Gender-bending experiment. Following up on those earlier studies, a new graduate student, Anne Schneiderman, accepted the task of testing what influence swapping developing antennal structures had on the development of three male-specific olfactory structures—little knots of neuronal processes called glomeruli—in the Manduca brain. “When you take on a new student, you want to give them an orientation project to get them used to the lab, something that it would be okay if it didn’t work—a crazy idea or something adventurous. The project I gave her, thinking it would never work, was to transplant the precursors of adult antennae in caterpillars, before they became moths, from a male to a female and from a female to a male. And the bloody thing worked the first time!” The transplant had a dramatic effect on behavior: The female moth, which developed male antennae, flew toward female sex pheromone, while the male moth, which developed female antennae, showed a characteristic female flight pattern. The finding, that sensory input makes an important contribution to brain development and sex-specific behavior, led to two papers published in Nature in 1982 and 1986. “In the history of my lab, that was one of the greatest ‘wow, gee-whiz’ discoveries.”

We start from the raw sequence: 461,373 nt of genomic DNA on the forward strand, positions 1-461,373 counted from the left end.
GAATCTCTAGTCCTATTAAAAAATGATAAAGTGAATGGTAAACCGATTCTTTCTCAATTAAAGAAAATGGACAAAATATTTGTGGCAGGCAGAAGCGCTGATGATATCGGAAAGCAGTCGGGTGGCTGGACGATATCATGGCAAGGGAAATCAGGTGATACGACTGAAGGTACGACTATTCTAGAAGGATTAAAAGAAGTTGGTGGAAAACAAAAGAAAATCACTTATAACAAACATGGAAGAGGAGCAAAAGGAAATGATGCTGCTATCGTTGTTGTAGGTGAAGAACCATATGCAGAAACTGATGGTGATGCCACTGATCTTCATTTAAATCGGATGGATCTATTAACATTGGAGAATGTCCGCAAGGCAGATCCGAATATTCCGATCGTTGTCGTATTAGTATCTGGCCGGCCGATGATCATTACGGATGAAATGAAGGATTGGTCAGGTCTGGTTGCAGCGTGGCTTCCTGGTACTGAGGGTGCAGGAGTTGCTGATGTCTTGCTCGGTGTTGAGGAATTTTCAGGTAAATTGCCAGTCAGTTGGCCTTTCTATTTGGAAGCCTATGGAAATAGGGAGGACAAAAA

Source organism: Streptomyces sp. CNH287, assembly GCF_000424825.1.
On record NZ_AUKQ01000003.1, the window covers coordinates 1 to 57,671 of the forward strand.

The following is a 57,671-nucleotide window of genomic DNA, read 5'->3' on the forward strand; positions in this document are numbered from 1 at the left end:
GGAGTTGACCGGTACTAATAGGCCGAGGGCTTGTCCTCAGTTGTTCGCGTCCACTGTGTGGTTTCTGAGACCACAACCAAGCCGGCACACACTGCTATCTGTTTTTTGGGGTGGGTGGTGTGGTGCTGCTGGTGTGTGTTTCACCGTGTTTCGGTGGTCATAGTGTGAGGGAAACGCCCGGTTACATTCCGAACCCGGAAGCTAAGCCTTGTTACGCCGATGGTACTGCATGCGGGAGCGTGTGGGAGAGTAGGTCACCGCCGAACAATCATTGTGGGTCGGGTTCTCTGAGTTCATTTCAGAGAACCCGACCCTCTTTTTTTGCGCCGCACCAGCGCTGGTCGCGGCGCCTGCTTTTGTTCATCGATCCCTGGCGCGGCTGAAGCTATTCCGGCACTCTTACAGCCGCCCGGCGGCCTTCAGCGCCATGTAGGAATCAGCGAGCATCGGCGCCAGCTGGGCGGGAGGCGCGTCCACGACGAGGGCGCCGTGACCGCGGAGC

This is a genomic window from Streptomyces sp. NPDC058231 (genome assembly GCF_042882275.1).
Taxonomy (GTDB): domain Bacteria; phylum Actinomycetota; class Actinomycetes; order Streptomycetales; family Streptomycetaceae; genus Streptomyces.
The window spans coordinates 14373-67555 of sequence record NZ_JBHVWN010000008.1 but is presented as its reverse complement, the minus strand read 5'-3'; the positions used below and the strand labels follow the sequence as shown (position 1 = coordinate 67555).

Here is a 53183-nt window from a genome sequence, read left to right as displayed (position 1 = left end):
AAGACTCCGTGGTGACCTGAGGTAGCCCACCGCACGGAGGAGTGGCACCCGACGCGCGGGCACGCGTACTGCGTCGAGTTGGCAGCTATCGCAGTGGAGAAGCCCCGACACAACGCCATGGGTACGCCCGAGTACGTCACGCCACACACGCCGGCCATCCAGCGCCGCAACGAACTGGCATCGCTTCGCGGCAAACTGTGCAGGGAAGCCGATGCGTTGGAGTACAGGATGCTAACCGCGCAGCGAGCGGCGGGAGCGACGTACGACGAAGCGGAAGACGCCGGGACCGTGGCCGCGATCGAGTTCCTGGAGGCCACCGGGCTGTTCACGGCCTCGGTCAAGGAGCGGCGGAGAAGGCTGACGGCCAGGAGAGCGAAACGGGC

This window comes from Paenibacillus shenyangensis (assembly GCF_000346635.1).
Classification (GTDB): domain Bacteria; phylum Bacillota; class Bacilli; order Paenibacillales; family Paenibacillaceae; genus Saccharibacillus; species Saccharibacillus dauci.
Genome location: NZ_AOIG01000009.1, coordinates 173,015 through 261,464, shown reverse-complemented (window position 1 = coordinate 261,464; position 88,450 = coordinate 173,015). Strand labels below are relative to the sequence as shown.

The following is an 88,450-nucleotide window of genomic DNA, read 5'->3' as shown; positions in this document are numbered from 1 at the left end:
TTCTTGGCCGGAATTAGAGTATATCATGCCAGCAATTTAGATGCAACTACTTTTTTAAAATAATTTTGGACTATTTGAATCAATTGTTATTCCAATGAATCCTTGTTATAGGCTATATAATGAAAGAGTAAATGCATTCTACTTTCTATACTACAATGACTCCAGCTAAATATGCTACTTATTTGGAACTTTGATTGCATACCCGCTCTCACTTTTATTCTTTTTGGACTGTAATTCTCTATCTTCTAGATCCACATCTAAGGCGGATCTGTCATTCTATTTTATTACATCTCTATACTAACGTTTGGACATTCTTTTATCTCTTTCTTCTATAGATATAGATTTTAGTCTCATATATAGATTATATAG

Here comes the sun. In 1980, Hildebrand left Harvard’s medically oriented campus to focus on basic biology at Columbia University in New York City. Once settled, Hildebrand never expected to leave New York, but after only five years, he found himself setting up shop at the University of Arizona. “I was sitting in New York on a dreary, wintry day, looking at the sleet and snow, and I got a phone call out of the blue from the University of Arizona’s vice president for research. He said that they had decided to develop a research group in the field of invertebrate neurobiology, and would I come there as a consultant to advise them? I said sure, because it was crummy weather, and I thought I’d like to visit Arizona.” But the “consulting” gig turned out to be more than promised—Hildebrand met with almost 100 people on campus and was asked to submit a proposal on how he would build a neurobiology research unit. “I was amused, and suspicious,” says Hildebrand with a laugh. A year later the university offered him the chance to build his own department and also offered a faculty position to Hildebrand’s new wife, Gail Burd, a neuroscientist at Rockefeller University. The couple took the bait and moved to Arizona in 1985. Hildebrand started his department, and Burd went on to become an associate dean and later, vice provost of the University.